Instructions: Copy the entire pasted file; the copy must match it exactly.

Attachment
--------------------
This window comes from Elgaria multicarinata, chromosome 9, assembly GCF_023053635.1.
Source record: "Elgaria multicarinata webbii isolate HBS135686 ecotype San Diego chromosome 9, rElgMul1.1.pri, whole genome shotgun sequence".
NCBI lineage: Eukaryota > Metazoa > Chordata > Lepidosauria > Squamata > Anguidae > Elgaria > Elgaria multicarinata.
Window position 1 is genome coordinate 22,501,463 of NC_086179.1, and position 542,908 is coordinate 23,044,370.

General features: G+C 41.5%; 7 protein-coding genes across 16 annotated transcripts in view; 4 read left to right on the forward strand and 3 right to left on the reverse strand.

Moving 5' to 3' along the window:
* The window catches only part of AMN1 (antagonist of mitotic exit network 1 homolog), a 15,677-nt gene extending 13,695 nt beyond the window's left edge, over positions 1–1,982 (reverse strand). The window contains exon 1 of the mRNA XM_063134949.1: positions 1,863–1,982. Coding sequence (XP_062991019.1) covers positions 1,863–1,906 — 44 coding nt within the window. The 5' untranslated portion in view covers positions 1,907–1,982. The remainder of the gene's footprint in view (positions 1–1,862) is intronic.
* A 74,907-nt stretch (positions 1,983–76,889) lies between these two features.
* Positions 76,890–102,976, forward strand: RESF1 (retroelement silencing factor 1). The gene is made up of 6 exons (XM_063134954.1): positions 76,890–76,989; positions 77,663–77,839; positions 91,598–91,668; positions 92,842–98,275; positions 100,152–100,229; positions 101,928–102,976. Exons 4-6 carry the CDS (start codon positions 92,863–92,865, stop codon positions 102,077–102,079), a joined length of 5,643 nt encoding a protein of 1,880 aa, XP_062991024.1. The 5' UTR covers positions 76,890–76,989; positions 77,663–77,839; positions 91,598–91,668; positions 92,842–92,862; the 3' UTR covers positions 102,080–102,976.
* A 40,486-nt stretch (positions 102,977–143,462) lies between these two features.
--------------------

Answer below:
This window comes from Elgaria multicarinata, chromosome 9, assembly GCF_023053635.1.
Source record: "Elgaria multicarinata webbii isolate HBS135686 ecotype San Diego chromosome 9, rElgMul1.1.pri, whole genome shotgun sequence".
NCBI lineage: Eukaryota > Metazoa > Chordata > Lepidosauria > Squamata > Anguidae > Elgaria > Elgaria multicarinata.
Window position 1 is genome coordinate 22,501,463 of NC_086179.1, and position 542,908 is coordinate 23,044,370.

General features: G+C 41.5%; 7 protein-coding genes across 16 annotated transcripts in view; 4 read left to right on the forward strand and 3 right to left on the reverse strand.

Moving 5' to 3' along the window:
* The window catches only part of AMN1 (antagonist of mitotic exit network 1 homolog), a 15,677-nt gene extending 13,695 nt beyond the window's left edge, over positions 1–1,982 (reverse strand). The window contains exon 1 of the mRNA XM_063134949.1: positions 1,863–1,982. Coding sequence (XP_062991019.1) covers positions 1,863–1,906 — 44 coding nt within the window. The 5' untranslated portion in view covers positions 1,907–1,982. The remainder of the gene's footprint in view (positions 1–1,862) is intronic.
* A 74,907-nt stretch (positions 1,983–76,889) lies between these two features.
* Positions 76,890–102,976, forward strand: RESF1 (retroelement silencing factor 1). The gene is made up of 6 exons (XM_063134954.1): positions 76,890–76,989; positions 77,663–77,839; positions 91,598–91,668; positions 92,842–98,275; positions 100,152–100,229; positions 101,928–102,976. Exons 4-6 carry the CDS (start codon positions 92,863–92,865, stop codon positions 102,077–102,079), a joined length of 5,643 nt encoding a protein of 1,880 aa, XP_062991024.1. The 5' UTR covers positions 76,890–76,989; positions 77,663–77,839; positions 91,598–91,668; positions 92,842–92,862; the 3' UTR covers positions 102,080–102,976.
* A 40,486-nt stretch (positions 102,977–143,462) lies between these two features.